Monday, October 5, 2020

Tashkent Installs Security Officer as Karakalpak Head -- But Only after a 50-Day Delay

Paul Goble

            Staunton, October 4 – Tashkent has always insisted that there are no serious political problems in Karakalpakistan, the impoverished autonomous region in western Uzbekistan that continues to suffer because of the death of the Aral Sea, once was part of Kazakhstan, and now is attracting interest because of the discovery of oil on its territory.

            But the Uzbek government’s insistence that all is well frequently has been undercut by its actions -- as has just been the case with the installation of a new head of the republic. Sixty-three days after the death of longtime autonomy head Musa Yerniyazov earlier this summer, Tashkent finally installed a replacement, senior security officer Murat Kalmazov.

            Kalmazov’s installation was not unexpected. Indeed, it had been rumored that he would get the nod even before Yerniyazov died. But both the length of time before he was named and the way in which the process not only violated the law which requires a new head in 10 days and public notice suggest the situation there may be deteriorating further.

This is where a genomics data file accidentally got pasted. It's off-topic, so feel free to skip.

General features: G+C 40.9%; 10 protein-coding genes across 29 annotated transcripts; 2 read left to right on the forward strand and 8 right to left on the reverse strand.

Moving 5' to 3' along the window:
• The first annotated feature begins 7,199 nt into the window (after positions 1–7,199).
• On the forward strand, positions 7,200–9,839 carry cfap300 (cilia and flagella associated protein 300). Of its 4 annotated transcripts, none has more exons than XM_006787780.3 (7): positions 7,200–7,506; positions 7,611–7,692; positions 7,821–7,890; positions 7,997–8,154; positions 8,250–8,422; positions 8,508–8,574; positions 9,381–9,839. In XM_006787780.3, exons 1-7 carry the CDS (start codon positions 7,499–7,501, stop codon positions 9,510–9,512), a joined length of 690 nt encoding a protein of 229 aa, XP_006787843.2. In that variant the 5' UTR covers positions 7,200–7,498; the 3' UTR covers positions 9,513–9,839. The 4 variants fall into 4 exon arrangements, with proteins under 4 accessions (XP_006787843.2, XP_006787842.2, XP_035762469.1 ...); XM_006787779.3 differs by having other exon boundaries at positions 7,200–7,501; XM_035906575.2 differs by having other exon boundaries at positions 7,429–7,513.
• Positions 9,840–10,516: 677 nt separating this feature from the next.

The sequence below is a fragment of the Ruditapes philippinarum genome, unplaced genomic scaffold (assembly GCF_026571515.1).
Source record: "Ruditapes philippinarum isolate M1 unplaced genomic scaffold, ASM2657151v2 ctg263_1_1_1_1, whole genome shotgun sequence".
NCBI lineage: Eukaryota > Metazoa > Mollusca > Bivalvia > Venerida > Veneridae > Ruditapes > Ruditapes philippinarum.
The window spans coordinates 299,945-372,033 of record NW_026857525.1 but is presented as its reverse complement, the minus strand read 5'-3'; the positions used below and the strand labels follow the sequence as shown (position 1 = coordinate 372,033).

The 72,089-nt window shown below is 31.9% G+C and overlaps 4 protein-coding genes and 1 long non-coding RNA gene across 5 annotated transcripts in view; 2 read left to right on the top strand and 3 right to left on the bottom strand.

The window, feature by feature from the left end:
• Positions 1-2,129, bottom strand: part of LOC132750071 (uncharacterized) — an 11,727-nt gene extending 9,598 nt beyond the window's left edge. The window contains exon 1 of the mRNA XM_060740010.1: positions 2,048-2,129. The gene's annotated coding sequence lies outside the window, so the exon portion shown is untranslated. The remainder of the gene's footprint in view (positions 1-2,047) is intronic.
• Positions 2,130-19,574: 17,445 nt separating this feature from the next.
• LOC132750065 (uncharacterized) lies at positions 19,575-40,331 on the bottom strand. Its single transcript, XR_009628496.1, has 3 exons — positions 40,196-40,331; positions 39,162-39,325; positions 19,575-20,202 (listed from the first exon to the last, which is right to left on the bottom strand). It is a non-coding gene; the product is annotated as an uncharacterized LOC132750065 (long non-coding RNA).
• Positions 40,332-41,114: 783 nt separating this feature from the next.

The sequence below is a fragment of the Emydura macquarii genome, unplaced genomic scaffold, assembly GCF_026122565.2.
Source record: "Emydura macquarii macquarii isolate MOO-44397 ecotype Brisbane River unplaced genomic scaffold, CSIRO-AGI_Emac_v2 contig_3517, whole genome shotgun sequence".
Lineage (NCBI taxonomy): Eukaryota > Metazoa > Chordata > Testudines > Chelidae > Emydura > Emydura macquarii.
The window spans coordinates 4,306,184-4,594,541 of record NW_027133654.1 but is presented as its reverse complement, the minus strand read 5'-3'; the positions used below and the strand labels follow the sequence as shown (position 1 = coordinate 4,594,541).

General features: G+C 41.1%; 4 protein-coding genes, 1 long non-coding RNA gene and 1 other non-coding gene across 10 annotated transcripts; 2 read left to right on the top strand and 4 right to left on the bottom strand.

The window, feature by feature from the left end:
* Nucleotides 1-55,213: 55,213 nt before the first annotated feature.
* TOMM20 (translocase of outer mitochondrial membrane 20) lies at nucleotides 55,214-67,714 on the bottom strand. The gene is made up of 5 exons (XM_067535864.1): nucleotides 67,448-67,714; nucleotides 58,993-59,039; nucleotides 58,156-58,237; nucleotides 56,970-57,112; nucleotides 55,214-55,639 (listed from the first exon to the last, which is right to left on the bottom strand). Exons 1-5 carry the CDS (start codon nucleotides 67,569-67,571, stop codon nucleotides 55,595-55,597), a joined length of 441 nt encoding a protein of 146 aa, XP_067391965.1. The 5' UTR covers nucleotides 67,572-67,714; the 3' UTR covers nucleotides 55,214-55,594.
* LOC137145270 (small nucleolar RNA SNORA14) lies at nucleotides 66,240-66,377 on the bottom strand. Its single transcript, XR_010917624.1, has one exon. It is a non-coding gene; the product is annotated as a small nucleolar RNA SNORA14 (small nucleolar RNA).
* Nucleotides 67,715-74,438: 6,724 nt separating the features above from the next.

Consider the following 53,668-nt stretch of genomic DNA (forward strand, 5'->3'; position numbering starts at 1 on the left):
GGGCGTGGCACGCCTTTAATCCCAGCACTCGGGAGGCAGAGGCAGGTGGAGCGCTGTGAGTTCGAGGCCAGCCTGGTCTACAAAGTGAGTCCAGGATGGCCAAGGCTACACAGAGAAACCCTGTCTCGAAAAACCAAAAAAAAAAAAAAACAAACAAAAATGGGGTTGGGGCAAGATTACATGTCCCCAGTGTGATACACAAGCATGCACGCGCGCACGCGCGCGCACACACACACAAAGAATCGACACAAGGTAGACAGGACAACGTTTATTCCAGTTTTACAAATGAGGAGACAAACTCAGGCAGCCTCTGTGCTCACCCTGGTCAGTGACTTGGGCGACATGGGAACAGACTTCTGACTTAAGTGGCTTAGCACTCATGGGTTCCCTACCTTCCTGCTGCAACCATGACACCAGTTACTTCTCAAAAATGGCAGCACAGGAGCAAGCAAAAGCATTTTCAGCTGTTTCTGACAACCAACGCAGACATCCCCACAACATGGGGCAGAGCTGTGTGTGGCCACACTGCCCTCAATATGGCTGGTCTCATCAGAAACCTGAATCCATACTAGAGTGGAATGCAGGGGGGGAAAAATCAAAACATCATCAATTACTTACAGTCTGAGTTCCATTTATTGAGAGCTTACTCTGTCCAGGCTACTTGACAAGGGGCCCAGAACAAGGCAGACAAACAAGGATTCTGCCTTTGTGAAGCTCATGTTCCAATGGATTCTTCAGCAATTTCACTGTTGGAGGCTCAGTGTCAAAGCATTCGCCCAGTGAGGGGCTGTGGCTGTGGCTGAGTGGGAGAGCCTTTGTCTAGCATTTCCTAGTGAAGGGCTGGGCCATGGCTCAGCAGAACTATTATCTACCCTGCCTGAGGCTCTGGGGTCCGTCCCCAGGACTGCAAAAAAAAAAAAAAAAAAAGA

Worse, a day before the parliament voted to install Kalmazov, 65 and the son of a man who ran Karakalpakistan for 20 years in Soviet times, officials said they had no information about when the election would occur, another violation of the law which requires announcing such events beforehand (

           (UPDATE: Tashkent removed from the Uzbekistan news agency the article on which this Window is based ( Fortunately, CentrAsia picked it up and posted it before that happened)

            That Tashkent should want a security office as head of this restive region is no surprise, but the delay in arranging for that is. There are three possible reasons: the Karakalpak national movement is becoming more active, Russia and Kazakhstan are eying access to oil discovered in that republic, and Moscow wants leverage over an increasingly independent-minded Tashkent.

            How things will play out is very unclear, but it is almost certain that repression in Karakalpakistan is going to increase, yet another development that calls into question Tashkent’s suggestions that all is well and that it is committed to democratic reforms throughout Uzbekistan and that Russia and Kazakhstan will be watching closely and acting as well.

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